Last Updated Jan 28, 2010 2:33 PM EST
1. People buy content for different reasons than many think. They buy it when they can't get it easily elsewhere in digital form, or when it's not available at all. Instead of being device-specific purchases, in the main, they are content-specific purchases, even in the case of the oft-trotted out fact that people buy apps for the iPhone.
Let's look at the fine print. People buy e-books for their Kindles because the book publishing community never unleashed its content onto the Internet. The only way to get an e-book is to pay for it. People buy music on iTunes because they can't get it anywhere else easily and legally. They pay for media apps for their iPhones largely because they make it easier to view content on a device that fits in the palm of your hand, a problem that the iPad most definitely won't have. As I've said before, while the tablet prototypes are lovely looking, unless the content is radically different and better, it's hard to justify buying it, especially when the Internet, is right at your fingertips.
2. Too many makers of media apps don't currently charge for them, and that's gotta change. This is another gaping hole in the iPad-as-savior argument: even as people point to the iPhone as evidence that people will pay for content, the media companies which are looking at rich rewards from the iPad aren't necessarily charging for their iPhone apps, most of which will work with the iPad.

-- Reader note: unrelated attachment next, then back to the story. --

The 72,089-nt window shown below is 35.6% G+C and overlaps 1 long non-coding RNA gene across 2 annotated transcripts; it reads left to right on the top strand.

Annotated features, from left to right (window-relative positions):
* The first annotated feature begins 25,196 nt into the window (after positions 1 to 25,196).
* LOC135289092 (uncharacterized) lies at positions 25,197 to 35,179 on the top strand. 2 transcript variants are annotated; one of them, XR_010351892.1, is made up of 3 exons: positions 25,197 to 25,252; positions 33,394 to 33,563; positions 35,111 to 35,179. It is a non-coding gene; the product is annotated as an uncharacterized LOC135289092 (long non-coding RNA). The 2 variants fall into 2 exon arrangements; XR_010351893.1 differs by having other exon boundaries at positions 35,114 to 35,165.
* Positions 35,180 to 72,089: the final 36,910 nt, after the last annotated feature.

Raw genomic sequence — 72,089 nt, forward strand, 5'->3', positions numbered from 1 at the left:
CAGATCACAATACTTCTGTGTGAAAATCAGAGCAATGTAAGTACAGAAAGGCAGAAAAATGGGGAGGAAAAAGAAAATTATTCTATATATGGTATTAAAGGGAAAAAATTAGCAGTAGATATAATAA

Um, maybe they'd better start charging? Even The New York Times, which participated in yesterday's iPad launch, doesn't charge for its iPhone app. Ditto USA Today, MSNBC, ABC News and the Associated Press. In fact, of the top ten paid media apps, only two mainstream media brands -- CNN and the BBC -- make the cut.
3. The fact that the iPad doesn't support Flash could be hugely problematic for advertisers and therefore, for publishers. Even if paid media apps for the iPad are a runaway success, they will need to be supported by advertising. As Ian Schafer, CEO of digital ad agency Deep Focus, points out, this creates a huge problem for advertisers, which use Flash in much of what they do. Most publishers and advertisers don't have the time or the resources to reinvent the wheel just because a new device has entered the scene. It's doubtful that publishers can charge subscribers enough to make this problem immaterial.
In short, the iPad, while promising, isn't even close to being a savior for the print industry. Much more than a new device is needed to change old habits, which will continue to die hard.
Previous coverage of media apps at BNET Media: